“Our ability to engage successfully with other countries, organisations and people will depend to a large extent on whether we possess the necessary intercultural and foreign language skills to make fruitful connections, whether in trade and investment, charity/NGO programmes or as government and international organisations. This is fundamentally changing the way in which employers value and seek to develop intercultural skills in the workplace.”

“More and more business leaders are identifying real business value in employing staff with intercultural skills. These skills are vital, not just in smoothing international business transactions, but also in developing long term relationships with customers and suppliers. Increasingly they also play a key role within the workplace, enhancing team working, fostering creativity, improving communication and reducing conflict. All this translates into greater efficiency, stronger brand identity, enhanced reputation and ultimately impact on the bottom line.”

“Employers believe that intercultural skills are integral to the workplace.”

“A common challenge shared by employers around the world is finding employees with adequate intercultural skills. Given that the operating environments of all organisations is increasingly global, it comes as no surprise that employers need employees who can understand and adapt to different cultural contexts.”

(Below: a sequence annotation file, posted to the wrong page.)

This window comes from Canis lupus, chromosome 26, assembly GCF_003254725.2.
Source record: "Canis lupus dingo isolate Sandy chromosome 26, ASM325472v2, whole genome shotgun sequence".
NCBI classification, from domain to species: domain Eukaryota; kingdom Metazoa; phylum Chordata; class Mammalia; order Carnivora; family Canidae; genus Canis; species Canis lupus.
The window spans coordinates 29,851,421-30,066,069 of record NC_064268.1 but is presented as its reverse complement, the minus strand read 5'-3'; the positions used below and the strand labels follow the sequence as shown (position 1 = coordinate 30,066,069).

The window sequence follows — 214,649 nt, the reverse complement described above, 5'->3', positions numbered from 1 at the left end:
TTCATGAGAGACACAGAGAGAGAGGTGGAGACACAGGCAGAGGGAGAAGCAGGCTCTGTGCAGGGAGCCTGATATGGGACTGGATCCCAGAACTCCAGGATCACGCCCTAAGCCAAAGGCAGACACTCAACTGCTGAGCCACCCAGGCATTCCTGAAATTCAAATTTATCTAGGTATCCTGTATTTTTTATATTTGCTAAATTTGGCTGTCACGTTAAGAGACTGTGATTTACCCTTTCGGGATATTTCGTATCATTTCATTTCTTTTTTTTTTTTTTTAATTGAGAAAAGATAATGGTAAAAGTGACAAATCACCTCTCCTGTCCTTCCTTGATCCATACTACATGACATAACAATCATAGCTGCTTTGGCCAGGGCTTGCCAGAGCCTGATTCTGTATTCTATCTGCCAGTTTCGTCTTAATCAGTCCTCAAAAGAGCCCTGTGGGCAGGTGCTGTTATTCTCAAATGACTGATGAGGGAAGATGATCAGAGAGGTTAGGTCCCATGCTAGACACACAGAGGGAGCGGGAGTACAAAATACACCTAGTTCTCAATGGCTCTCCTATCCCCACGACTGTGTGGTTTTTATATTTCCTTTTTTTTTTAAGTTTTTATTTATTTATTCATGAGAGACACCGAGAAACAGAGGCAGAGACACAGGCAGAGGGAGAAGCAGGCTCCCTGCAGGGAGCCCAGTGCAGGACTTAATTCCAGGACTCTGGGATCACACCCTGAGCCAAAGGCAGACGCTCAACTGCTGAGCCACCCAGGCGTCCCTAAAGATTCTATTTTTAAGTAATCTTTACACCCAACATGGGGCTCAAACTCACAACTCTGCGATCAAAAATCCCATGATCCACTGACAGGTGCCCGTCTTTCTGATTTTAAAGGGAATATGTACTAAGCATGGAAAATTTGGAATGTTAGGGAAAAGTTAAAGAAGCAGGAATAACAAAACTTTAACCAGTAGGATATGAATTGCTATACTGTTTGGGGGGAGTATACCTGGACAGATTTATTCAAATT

What is the international reality in the workplace?

The research shows that employees in most large companies surveyed engage in extensive interaction across international borders.

More than two thirds of employers report that their employees engage frequently with colleagues outside of their country, and over half say that their employees engage frequently with partners and clients outside of their country.

THE BUSINESS VALUE OF INTERCULTURAL SKILLS
Intercultural skills provide business value and help mitigate risk.

The research shows that HR managers associate intercultural skills with significant business benefits. Overall, the organisations surveyed are most interested in intercultural skills for the benefits they bring—benefits that carry significant monetary value to employers:

  • Keeping teams running efficiently
  • Good for reputation
  • Bringing in new clients
  • Building trust with clients
  • Communicating with overseas partners
  • Able to work with diverse colleagues
  • Increased productivity
  • Increased sales

Employers also see significant risk to their organisations when employees lack intercultural skills. Top risks that organisations surveyed are concerned about are:

  • Miscommunication and conflict within teams
  • Global reputational damage
  • Los of clients
  • Cultural insensitivity to clients/partners overseas
  • Project mistakes

How do the organisations surveyed define “intercultural skills”?